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Charleston gives 2nd round of bonuses to all employees to help with retention

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Charleston City Council approved end of year bonuses for all city employees Nov. 22. File/Staff

In an effort to combat high employee turnover, Charleston officials have approved a second round of bonuses for city workers.

All employees will receive about $750 after taxes, and department heads have the discretion to give extra to workers who had strong performances in 2022.

Charleston City Council on Nov. 22 unanimously approved allocating $2.1 million toward the bonuses using money that was originally budgeted for the salaries of positions that have remained vacant this year.

"Because those vacancies were there, all of our employees were pulling extra weight," Mayor John Tecklenburg said during a Ways & Means Committee meeting.

Throughout the year, Charleston officials have been receiving updates on the city's vacancies from the human resources department. At a Nov. 10 briefing, Heather Pope, deputy director of human resources, told council members that the city was on track to have a 30 percent turnover rate for its non-police and fire positions by the end of 2022.

“It’s not a great place to be,” Pope said of the turnover rate.

The police department and the fire department were on track to have 12 and 11 percent turnover rates, respectively.

As a result, City Council has undertaken new efforts to boost employee pay and remain competitive with the private sector and area governments.

In July, council bumped up the city's minimum wage to $15 an hour and allocated $1,250 bonuses to all employees.

And heading into the fiscal year, which begins Jan. 1, the Finance Department factored in $16.5 million worth of pay raises into a draft of the city budget. If approved by council, police and fire workers will see a 12 percent raise and all other employees will see a 13.3 percent raise. Doing so evens out the minimum wage across all departments to $17 per hour while ensuring sufficient progression in pay across higher-level positions. 

"We are going to need that pay increase in January if we are going to reverse this trend that we are seeing because that’s just not sustainable," Human Resources Director Kay Cross said at the Nov. 10 briefing.

The proposed 2023 budget also includes funding for paid family leave for the first time. 

Currently, employees are protected by federal paid leave policies, which allow them to take up to 12 weeks off after the birth or adoption of a child. But that policy doesn’t require employers to pay for that time off.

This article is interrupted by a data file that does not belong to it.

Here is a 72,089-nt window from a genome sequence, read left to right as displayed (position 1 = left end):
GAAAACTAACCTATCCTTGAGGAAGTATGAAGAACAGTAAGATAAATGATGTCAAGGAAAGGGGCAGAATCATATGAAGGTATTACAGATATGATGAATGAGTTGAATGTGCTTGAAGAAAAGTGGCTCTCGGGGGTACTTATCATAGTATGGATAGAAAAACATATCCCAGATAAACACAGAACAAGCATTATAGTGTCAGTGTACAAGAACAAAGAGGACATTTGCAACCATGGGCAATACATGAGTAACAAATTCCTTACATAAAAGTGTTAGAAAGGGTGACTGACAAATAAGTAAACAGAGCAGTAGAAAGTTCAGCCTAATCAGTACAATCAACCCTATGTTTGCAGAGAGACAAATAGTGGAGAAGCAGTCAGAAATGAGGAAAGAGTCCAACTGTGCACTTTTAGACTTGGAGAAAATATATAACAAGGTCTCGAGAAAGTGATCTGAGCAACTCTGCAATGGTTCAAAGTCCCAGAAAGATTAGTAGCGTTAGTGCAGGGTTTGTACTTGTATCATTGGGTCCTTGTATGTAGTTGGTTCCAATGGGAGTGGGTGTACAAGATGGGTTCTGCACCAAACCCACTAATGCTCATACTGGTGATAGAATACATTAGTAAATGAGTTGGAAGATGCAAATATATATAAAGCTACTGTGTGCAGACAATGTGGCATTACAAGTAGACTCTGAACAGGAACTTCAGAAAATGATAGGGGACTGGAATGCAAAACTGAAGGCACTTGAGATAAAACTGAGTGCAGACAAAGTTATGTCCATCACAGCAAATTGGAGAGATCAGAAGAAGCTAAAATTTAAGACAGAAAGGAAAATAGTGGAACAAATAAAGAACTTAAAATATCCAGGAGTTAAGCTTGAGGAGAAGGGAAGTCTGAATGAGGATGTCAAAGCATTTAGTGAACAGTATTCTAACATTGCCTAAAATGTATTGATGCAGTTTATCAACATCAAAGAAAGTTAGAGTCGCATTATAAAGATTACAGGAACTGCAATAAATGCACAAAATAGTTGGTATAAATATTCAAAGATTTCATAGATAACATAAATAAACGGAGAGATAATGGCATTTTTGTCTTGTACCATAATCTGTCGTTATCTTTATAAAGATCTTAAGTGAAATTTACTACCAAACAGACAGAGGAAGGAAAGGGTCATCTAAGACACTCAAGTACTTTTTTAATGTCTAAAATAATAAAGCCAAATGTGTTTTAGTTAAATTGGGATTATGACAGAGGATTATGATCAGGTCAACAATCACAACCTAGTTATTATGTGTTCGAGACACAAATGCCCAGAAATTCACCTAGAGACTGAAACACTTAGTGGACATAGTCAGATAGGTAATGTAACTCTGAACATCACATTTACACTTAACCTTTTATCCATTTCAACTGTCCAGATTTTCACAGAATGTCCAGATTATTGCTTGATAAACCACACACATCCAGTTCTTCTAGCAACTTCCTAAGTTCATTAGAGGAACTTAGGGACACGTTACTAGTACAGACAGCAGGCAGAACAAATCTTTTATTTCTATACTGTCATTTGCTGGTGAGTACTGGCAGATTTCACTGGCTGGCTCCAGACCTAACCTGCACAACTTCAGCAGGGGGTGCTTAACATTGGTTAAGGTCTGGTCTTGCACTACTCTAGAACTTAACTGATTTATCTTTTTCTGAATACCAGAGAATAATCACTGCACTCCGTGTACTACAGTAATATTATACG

Instead, Charleston employees are encouraged to use all available sick leave and vacation time to maintain their pay during family leave. They could also sign up for short term disability, which covers 60 percent of an employee’s pay.

The proposed paid leave policy provides paid maternity leave for up to four weeks immediately following the birth or adoption of a child. It also includes two weeks of paid parental leave for each parent. The mother can add the two weeks onto the end of the maternity leave or use the two weeks at any point within 12 months of having the child.

So far, City Council members have indicated that they plan to vote in favor of including the pay raises and paid family leave in the proposed budget, even if it means cutting other expenses or raising the property tax rate. If the rate is increased, sales tax refunds issued on resident's property tax bills could negate the increased cost to homeowners.

Under state law, cities can give sales tax revenue back to residents in the form of a credit on their property tax bill. Historically, Charleston has given 100 percent back to residents. 

In 2022, the property tax increase approved would have increased the bill on a $500,000 home by $60. But the sales tax credit covered the increase and actually lowered that payment by $10 from the year before.

The first of three votes on the 2023 budget will take place Dec. 6.

Reach Emma Whalen at 843-708-5837. Follow her on Twitter @_emma_whalen. 

Emma covers the city of Charleston for the Post and Courier. Previously, she covered city hall and general assignments for newspapers in Houston and Austin. She is a Boston-area native, former student athlete and graduate of The University of Texas.

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